A Journey Through Movember

What a month!

How else could you describe the process of growing and caring for a moustache for an entire month, other than by calling it a “hairy-ing” experience? (I just couldn’t help it, sorry!)

For 30 days, I cultivated what can only be described as a scratchy, squirrelly patch of fuzzy dirt on my upper lip, ultimately resulting in…

pure fear, manifested as facial hair.

Let’s rewind for a bit, though. I knew what I was signing up for when I decided to take part in Movember this year. I was aware that I was going to look a little bit ridiculous and I didn’t really have a problem with that. I had come to grips with my own level of professionalism, such that I didn’t feel that my new furry friend would compromise it. The first week was probably the most awkward, in terms of facial hair growth. There comes a point in the growing of every moustache when one must cross a threshold that they can never return from, and it is a very delicate line, fraught with peril on either side. I call it the “reveal.”

This is when the moustache grower decides to shave everything but the moustache growth area for the first time, leaving the embarrassingly stark shadow of a stubble-stache behind.

I decided to do this on day three. The above video clearly illustrates the consequences of doing this too early. However, the longer you wait, the more irritating stubble you have to deal with, so it’s hard to find the perfect timing.

Subtleties regarding the art of moustache growing aside, I expected that it was going to be a long month, replete with its own brand of challenges (I actually had the experience of a cashier breaking out into laughter when she looked at me, then trying and failing to stop). I had heard about other people getting weird looks and even nasty remarks about their moustaches before (you’ll be glad to know I didn’t get any nasty remarks, though of weird looks there were plenty). I had prepared myself for these things. However, it’s what I didn’t expect that I found to be most noteworthy.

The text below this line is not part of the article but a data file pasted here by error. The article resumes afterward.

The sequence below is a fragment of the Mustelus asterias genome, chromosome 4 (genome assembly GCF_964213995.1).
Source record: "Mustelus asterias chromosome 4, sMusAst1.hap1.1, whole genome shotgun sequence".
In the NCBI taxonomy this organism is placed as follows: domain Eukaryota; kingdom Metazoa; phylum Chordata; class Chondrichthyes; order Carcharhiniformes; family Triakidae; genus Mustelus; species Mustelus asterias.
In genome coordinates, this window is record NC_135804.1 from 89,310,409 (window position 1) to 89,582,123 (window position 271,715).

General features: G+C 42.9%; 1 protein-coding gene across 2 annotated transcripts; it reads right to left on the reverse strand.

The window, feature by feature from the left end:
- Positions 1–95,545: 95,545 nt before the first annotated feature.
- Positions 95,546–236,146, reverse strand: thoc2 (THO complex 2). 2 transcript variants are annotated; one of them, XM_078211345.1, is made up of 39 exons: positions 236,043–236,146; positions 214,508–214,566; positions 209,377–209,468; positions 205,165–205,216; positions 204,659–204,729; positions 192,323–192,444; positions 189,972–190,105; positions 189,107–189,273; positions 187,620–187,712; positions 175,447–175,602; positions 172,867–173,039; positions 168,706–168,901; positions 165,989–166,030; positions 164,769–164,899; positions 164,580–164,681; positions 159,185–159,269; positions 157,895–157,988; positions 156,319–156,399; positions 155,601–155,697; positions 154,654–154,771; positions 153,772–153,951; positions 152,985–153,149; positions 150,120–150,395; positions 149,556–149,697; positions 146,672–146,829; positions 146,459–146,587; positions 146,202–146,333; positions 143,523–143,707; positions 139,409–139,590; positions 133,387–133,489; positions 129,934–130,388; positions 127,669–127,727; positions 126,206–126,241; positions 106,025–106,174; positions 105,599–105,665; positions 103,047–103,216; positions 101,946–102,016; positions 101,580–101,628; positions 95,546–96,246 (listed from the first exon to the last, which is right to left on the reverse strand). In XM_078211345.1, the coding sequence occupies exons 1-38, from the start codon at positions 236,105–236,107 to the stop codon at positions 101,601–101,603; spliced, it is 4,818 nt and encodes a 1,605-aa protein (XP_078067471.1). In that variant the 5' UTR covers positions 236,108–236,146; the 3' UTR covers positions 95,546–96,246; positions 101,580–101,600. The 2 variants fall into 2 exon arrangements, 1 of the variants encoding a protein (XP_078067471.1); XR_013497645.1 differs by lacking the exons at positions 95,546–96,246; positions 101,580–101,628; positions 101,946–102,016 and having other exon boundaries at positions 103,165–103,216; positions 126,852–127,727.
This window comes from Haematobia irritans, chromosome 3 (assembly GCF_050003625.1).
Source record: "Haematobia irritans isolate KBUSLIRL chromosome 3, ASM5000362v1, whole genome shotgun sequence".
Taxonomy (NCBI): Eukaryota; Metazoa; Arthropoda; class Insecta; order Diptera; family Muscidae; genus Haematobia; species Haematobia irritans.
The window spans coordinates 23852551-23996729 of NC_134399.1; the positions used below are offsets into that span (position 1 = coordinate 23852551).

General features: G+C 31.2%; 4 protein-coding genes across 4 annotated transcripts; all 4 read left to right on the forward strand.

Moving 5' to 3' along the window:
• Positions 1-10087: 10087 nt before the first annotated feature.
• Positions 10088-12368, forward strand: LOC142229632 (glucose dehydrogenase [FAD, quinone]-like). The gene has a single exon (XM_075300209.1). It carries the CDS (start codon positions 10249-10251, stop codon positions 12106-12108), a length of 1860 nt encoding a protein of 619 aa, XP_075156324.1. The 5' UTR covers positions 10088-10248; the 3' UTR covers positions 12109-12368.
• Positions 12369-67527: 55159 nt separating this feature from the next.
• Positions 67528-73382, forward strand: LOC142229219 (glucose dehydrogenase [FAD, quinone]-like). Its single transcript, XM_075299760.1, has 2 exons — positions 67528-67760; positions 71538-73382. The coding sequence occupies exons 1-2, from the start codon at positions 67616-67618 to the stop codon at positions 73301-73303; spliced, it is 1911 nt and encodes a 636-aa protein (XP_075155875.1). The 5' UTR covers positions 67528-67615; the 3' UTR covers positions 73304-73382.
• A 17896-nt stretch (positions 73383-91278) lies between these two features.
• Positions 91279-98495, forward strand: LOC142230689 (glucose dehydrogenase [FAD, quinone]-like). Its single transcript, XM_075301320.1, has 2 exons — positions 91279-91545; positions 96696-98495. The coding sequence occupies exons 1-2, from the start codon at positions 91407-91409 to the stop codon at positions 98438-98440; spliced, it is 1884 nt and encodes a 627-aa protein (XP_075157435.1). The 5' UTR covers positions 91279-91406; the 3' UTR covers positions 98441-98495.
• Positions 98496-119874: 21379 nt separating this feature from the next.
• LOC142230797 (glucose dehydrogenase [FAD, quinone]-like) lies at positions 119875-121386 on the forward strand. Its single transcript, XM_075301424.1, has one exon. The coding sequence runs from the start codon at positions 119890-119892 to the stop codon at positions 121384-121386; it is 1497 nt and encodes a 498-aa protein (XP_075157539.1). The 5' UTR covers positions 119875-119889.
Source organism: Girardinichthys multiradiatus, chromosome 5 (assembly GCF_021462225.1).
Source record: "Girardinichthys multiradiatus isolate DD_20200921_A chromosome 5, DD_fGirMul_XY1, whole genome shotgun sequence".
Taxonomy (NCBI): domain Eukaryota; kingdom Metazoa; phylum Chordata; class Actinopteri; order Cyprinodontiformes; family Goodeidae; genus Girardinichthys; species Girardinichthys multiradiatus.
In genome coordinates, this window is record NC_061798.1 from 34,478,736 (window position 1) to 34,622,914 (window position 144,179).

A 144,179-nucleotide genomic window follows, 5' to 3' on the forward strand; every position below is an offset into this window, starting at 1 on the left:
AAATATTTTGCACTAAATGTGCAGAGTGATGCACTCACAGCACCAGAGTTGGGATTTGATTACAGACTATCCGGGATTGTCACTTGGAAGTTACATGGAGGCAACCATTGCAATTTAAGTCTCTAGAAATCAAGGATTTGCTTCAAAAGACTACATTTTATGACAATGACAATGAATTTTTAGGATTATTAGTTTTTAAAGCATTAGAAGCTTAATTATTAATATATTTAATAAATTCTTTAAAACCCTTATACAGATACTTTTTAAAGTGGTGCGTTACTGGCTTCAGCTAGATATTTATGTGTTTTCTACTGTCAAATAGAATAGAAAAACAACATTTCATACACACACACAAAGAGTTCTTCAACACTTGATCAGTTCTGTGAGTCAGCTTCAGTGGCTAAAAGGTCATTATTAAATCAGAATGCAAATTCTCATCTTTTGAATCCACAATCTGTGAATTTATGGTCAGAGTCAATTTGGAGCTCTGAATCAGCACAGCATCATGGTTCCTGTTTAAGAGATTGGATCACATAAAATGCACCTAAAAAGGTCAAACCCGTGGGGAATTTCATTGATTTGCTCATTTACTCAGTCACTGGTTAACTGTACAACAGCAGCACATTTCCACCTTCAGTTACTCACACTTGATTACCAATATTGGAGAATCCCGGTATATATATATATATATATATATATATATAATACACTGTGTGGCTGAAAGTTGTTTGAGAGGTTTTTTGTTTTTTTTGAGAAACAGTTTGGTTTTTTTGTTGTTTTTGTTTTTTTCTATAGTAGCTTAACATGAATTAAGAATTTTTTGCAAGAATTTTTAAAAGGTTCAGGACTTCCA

I didn’t expect to feel like part of a special community, a brotherhood of sorts. Walking to catch my bus, or walking around at work, I would see more and more people that were also part of this community as the month wore on. On many occasions, we would exchange smirks and knowing glances, these Mo-Bros and I, notwithstanding the fact that we were complete strangers otherwise. This is someone who knows, we would each be thinking.

On a different note, I didn’t expect to become more self-conscious than I normally am. Although there was a sense of unison and community when crossing paths with a fellow moustache bearer, there was also an undeniable need to compare my own moustache to theirs. I frequently experienced moustache envy, and felt a little less of a man each time I witnessed someone with a stache so glorious, so thick, so long, so darkly coloured, that it put mine to shame. I’m also not proud to admit that I felt a bit better about myself when I saw someone whose moustache was less grown than mine (what can I say? Downward social comparison is something we all do, whether we admit to it or not).

Finally, I didn’t expect the fundraising support I received to come from the places that it did. Sure, there were family, friends, co-workers, and other usual suspects who all helped out in a big way and that I’m hugely thankful for. In addition, I received donations from old friends that I had either lost touch with or have chronic difficulty keeping up with, reminding me that they admired what I was doing, and felt the same way about the cause.

It wasn’t just fundraising support that made Movember worthwhile, though. The smiles on people’s faces; the aforementioned uncontrollable laughter of strangers; the sincere compliments I received from students, coworkers, friends, friends of friends, teammates, and all other walks of life all made me feel like what I was doing was right, even if (or perhaps because) it involved looking silly in the process.

I did shave it off on November 30th. It’s not special if you have it all the time, right?

A final note: guys – if you’ve been putting off taking care of something health-related (as we’ve all been guilty of at one point or another), do yourself a real favour and go get it taken care of. Talk to someone. When it comes to your health, ignorance is most definitely not bliss.

*Cross-posted at the Career Services Informer.

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